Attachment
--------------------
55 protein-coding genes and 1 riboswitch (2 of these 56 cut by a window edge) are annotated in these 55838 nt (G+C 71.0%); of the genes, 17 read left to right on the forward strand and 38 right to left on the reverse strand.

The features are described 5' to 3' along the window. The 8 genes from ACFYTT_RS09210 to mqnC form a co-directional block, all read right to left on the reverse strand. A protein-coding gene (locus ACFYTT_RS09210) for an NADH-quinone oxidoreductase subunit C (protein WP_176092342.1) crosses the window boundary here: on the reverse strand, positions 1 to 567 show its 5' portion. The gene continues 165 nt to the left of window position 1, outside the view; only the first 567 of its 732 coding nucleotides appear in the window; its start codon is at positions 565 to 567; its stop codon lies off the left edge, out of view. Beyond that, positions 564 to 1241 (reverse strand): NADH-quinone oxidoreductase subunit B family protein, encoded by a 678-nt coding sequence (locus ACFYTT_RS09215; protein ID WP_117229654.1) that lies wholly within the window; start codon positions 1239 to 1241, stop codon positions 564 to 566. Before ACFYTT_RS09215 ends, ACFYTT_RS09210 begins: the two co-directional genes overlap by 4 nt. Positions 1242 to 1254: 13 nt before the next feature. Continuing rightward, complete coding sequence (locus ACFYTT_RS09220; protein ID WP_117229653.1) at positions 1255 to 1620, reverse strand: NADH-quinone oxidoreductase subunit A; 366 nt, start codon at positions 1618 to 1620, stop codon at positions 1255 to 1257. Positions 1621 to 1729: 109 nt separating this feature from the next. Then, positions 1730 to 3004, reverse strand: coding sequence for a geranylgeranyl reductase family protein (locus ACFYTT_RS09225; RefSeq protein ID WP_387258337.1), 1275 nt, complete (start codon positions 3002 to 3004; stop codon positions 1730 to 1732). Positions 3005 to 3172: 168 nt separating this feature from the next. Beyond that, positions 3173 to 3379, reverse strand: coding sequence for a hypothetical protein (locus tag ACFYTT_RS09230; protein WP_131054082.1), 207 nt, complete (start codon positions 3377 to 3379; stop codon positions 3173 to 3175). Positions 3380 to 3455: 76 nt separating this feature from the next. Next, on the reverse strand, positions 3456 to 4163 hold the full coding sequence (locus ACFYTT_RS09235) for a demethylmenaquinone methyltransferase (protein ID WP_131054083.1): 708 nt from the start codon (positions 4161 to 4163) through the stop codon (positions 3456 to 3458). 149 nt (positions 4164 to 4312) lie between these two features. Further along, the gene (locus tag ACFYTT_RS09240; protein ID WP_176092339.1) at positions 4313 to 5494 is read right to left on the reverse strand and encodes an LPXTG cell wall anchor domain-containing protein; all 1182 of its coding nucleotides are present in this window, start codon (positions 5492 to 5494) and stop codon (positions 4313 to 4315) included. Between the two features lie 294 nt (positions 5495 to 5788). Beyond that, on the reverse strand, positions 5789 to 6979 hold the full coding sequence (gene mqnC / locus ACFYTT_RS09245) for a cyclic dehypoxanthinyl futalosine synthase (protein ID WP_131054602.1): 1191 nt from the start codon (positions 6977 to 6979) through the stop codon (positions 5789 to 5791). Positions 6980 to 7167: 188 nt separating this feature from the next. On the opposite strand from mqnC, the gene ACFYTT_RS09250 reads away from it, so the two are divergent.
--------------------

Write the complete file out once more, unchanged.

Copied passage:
55 protein-coding genes and 1 riboswitch (2 of these 56 cut by a window edge) are annotated in these 55838 nt (G+C 71.0%); of the genes, 17 read left to right on the forward strand and 38 right to left on the reverse strand.

The features are described 5' to 3' along the window. The 8 genes from ACFYTT_RS09210 to mqnC form a co-directional block, all read right to left on the reverse strand. A protein-coding gene (locus ACFYTT_RS09210) for an NADH-quinone oxidoreductase subunit C (protein WP_176092342.1) crosses the window boundary here: on the reverse strand, positions 1 to 567 show its 5' portion. The gene continues 165 nt to the left of window position 1, outside the view; only the first 567 of its 732 coding nucleotides appear in the window; its start codon is at positions 565 to 567; its stop codon lies off the left edge, out of view. Beyond that, positions 564 to 1241 (reverse strand): NADH-quinone oxidoreductase subunit B family protein, encoded by a 678-nt coding sequence (locus ACFYTT_RS09215; protein ID WP_117229654.1) that lies wholly within the window; start codon positions 1239 to 1241, stop codon positions 564 to 566. Before ACFYTT_RS09215 ends, ACFYTT_RS09210 begins: the two co-directional genes overlap by 4 nt. Positions 1242 to 1254: 13 nt before the next feature. Continuing rightward, complete coding sequence (locus ACFYTT_RS09220; protein ID WP_117229653.1) at positions 1255 to 1620, reverse strand: NADH-quinone oxidoreductase subunit A; 366 nt, start codon at positions 1618 to 1620, stop codon at positions 1255 to 1257. Positions 1621 to 1729: 109 nt separating this feature from the next. Then, positions 1730 to 3004, reverse strand: coding sequence for a geranylgeranyl reductase family protein (locus ACFYTT_RS09225; RefSeq protein ID WP_387258337.1), 1275 nt, complete (start codon positions 3002 to 3004; stop codon positions 1730 to 1732). Positions 3005 to 3172: 168 nt separating this feature from the next. Beyond that, positions 3173 to 3379, reverse strand: coding sequence for a hypothetical protein (locus tag ACFYTT_RS09230; protein WP_131054082.1), 207 nt, complete (start codon positions 3377 to 3379; stop codon positions 3173 to 3175). Positions 3380 to 3455: 76 nt separating this feature from the next. Next, on the reverse strand, positions 3456 to 4163 hold the full coding sequence (locus ACFYTT_RS09235) for a demethylmenaquinone methyltransferase (protein ID WP_131054083.1): 708 nt from the start codon (positions 4161 to 4163) through the stop codon (positions 3456 to 3458). 149 nt (positions 4164 to 4312) lie between these two features. Further along, the gene (locus tag ACFYTT_RS09240; protein ID WP_176092339.1) at positions 4313 to 5494 is read right to left on the reverse strand and encodes an LPXTG cell wall anchor domain-containing protein; all 1182 of its coding nucleotides are present in this window, start codon (positions 5492 to 5494) and stop codon (positions 4313 to 4315) included. Between the two features lie 294 nt (positions 5495 to 5788). Beyond that, on the reverse strand, positions 5789 to 6979 hold the full coding sequence (gene mqnC / locus ACFYTT_RS09245) for a cyclic dehypoxanthinyl futalosine synthase (protein ID WP_131054602.1): 1191 nt from the start codon (positions 6977 to 6979) through the stop codon (positions 5789 to 5791). Positions 6980 to 7167: 188 nt separating this feature from the next. On the opposite strand from mqnC, the gene ACFYTT_RS09250 reads away from it, so the two are divergent.